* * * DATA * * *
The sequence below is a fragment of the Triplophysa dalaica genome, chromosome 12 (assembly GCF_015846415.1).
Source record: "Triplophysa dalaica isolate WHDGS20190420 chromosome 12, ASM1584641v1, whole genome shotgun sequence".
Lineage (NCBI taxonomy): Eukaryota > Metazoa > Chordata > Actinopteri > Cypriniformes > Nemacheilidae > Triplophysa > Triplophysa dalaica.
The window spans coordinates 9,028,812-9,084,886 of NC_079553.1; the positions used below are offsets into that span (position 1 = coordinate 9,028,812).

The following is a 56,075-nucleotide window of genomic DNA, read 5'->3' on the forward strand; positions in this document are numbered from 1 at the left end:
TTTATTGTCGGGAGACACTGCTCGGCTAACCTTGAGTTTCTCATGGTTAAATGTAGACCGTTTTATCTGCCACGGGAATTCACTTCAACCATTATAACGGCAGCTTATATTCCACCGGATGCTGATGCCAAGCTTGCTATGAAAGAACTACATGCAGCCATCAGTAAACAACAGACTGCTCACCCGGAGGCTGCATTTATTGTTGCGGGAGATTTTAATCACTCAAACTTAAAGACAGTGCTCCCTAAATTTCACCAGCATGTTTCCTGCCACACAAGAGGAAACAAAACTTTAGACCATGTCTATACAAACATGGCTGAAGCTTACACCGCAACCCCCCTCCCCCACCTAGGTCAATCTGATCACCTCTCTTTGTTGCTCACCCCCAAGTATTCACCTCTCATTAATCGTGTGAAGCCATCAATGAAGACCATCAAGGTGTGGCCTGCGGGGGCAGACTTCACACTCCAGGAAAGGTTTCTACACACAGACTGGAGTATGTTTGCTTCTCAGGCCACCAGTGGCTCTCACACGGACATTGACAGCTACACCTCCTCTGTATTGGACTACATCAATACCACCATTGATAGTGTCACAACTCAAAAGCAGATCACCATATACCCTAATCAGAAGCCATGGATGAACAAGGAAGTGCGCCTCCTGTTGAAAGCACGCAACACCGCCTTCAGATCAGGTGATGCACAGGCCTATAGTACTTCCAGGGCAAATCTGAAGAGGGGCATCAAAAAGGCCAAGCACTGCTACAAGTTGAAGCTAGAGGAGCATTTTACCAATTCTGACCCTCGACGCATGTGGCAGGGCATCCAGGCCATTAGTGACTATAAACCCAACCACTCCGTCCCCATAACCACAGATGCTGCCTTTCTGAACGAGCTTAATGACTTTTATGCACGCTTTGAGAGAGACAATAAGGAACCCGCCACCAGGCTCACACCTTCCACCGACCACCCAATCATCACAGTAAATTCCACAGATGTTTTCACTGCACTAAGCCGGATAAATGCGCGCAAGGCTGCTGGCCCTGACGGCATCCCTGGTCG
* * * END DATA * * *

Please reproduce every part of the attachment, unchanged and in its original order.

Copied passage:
The sequence below is a fragment of the Triplophysa dalaica genome, chromosome 12 (assembly GCF_015846415.1).
Source record: "Triplophysa dalaica isolate WHDGS20190420 chromosome 12, ASM1584641v1, whole genome shotgun sequence".
Lineage (NCBI taxonomy): Eukaryota > Metazoa > Chordata > Actinopteri > Cypriniformes > Nemacheilidae > Triplophysa > Triplophysa dalaica.
The window spans coordinates 9,028,812-9,084,886 of NC_079553.1; the positions used below are offsets into that span (position 1 = coordinate 9,028,812).

The following is a 56,075-nucleotide window of genomic DNA, read 5'->3' on the forward strand; positions in this document are numbered from 1 at the left end:
TTTATTGTCGGGAGACACTGCTCGGCTAACCTTGAGTTTCTCATGGTTAAATGTAGACCGTTTTATCTGCCACGGGAATTCACTTCAACCATTATAACGGCAGCTTATATTCCACCGGATGCTGATGCCAAGCTTGCTATGAAAGAACTACATGCAGCCATCAGTAAACAACAGACTGCTCACCCGGAGGCTGCATTTATTGTTGCGGGAGATTTTAATCACTCAAACTTAAAGACAGTGCTCCCTAAATTTCACCAGCATGTTTCCTGCCACACAAGAGGAAACAAAACTTTAGACCATGTCTATACAAACATGGCTGAAGCTTACACCGCAACCCCCCTCCCCCACCTAGGTCAATCTGATCACCTCTCTTTGTTGCTCACCCCCAAGTATTCACCTCTCATTAATCGTGTGAAGCCATCAATGAAGACCATCAAGGTGTGGCCTGCGGGGGCAGACTTCACACTCCAGGAAAGGTTTCTACACACAGACTGGAGTATGTTTGCTTCTCAGGCCACCAGTGGCTCTCACACGGACATTGACAGCTACACCTCCTCTGTATTGGACTACATCAATACCACCATTGATAGTGTCACAACTCAAAAGCAGATCACCATATACCCTAATCAGAAGCCATGGATGAACAAGGAAGTGCGCCTCCTGTTGAAAGCACGCAACACCGCCTTCAGATCAGGTGATGCACAGGCCTATAGTACTTCCAGGGCAAATCTGAAGAGGGGCATCAAAAAGGCCAAGCACTGCTACAAGTTGAAGCTAGAGGAGCATTTTACCAATTCTGACCCTCGACGCATGTGGCAGGGCATCCAGGCCATTAGTGACTATAAACCCAACCACTCCGTCCCCATAACCACAGATGCTGCCTTTCTGAACGAGCTTAATGACTTTTATGCACGCTTTGAGAGAGACAATAAGGAACCCGCCACCAGGCTCACACCTTCCACCGACCACCCAATCATCACAGTAAATTCCACAGATGTTTTCACTGCACTAAGCCGGATAAATGCGCGCAAGGCTGCTGGCCCTGACGGCATCCCTGGTCG